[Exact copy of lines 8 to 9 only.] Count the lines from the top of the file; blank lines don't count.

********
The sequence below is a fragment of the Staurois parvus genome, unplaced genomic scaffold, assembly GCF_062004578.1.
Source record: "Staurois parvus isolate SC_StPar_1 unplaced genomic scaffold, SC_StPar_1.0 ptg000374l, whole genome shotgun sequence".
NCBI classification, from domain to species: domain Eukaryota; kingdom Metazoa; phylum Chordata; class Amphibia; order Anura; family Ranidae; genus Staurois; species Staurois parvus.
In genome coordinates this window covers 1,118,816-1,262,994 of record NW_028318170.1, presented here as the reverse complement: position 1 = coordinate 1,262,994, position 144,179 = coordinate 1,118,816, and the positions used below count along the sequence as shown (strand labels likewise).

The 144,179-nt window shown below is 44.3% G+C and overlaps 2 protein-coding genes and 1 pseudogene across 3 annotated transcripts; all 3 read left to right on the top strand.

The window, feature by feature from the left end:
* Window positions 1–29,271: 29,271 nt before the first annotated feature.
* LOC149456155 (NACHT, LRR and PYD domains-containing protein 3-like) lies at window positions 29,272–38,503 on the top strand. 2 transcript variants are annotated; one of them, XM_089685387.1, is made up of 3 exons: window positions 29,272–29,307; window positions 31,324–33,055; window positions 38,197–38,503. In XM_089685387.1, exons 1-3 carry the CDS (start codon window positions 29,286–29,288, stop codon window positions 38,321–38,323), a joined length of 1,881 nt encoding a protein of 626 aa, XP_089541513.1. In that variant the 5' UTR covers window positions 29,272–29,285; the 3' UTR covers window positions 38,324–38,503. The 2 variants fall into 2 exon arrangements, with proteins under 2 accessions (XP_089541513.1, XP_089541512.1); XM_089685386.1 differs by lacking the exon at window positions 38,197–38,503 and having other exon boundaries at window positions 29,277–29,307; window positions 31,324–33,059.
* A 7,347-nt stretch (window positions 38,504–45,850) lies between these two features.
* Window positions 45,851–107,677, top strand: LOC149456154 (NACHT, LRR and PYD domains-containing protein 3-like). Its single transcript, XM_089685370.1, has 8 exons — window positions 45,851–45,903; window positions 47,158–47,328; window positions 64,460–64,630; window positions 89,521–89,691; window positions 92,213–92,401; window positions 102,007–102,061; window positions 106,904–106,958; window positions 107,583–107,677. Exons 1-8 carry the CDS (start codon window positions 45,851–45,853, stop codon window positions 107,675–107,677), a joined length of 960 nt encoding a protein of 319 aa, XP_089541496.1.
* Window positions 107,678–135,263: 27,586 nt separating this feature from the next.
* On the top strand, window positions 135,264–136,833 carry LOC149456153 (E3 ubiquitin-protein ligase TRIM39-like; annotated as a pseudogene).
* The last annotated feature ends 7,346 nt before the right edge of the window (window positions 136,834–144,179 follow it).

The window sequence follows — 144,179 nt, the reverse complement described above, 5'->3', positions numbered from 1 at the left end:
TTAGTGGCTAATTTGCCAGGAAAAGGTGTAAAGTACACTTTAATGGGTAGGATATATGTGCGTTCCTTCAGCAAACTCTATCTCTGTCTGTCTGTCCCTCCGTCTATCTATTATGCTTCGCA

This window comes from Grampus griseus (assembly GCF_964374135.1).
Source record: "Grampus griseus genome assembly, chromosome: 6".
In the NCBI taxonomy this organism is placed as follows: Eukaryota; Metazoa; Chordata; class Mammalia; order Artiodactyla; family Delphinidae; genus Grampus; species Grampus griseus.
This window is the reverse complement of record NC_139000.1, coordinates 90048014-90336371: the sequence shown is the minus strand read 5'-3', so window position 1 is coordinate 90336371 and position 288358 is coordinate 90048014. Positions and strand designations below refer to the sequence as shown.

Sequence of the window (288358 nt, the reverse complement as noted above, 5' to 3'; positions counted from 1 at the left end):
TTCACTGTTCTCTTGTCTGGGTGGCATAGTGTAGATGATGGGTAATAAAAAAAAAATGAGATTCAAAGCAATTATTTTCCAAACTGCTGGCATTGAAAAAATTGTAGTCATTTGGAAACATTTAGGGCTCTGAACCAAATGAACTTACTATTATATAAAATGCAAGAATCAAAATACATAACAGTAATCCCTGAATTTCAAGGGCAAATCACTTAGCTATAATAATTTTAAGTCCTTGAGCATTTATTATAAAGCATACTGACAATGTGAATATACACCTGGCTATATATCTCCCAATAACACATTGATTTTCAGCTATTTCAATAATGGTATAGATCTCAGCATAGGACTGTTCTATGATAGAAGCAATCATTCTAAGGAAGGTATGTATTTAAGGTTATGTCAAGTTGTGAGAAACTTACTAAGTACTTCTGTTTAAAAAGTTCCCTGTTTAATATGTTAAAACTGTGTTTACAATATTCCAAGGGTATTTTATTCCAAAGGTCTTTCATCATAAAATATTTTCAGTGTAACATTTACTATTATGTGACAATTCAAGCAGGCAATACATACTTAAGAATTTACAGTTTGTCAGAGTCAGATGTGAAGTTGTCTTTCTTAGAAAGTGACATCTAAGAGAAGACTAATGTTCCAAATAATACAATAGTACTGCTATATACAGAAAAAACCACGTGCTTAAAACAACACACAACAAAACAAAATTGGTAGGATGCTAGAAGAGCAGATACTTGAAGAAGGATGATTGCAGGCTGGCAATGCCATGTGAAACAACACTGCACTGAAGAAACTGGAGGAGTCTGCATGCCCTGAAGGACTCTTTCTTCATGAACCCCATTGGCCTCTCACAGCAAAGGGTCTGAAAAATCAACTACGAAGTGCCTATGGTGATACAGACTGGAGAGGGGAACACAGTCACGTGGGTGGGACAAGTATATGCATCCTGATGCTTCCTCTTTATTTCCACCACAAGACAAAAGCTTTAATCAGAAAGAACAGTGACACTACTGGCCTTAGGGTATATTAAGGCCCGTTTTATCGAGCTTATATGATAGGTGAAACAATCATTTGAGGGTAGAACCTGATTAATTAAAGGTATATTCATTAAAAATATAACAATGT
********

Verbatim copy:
* LOC149456155 (NACHT, LRR and PYD domains-containing protein 3-like) lies at window positions 29,272–38,503 on the top strand. 2 transcript variants are annotated; one of them, XM_089685387.1, is made up of 3 exons: window positions 29,272–29,307; window positions 31,324–33,055; window positions 38,197–38,503. In XM_089685387.1, exons 1-3 carry the CDS (start codon window positions 29,286–29,288, stop codon window positions 38,321–38,323), a joined length of 1,881 nt encoding a protein of 626 aa, XP_089541513.1. In that variant the 5' UTR covers window positions 29,272–29,285; the 3' UTR covers window positions 38,324–38,503. The 2 variants fall into 2 exon arrangements, with proteins under 2 accessions (XP_089541513.1, XP_089541512.1); XM_089685386.1 differs by lacking the exon at window positions 38,197–38,503 and having other exon boundaries at window positions 29,277–29,307; window positions 31,324–33,059.
* A 7,347-nt stretch (window positions 38,504–45,850) lies between these two features.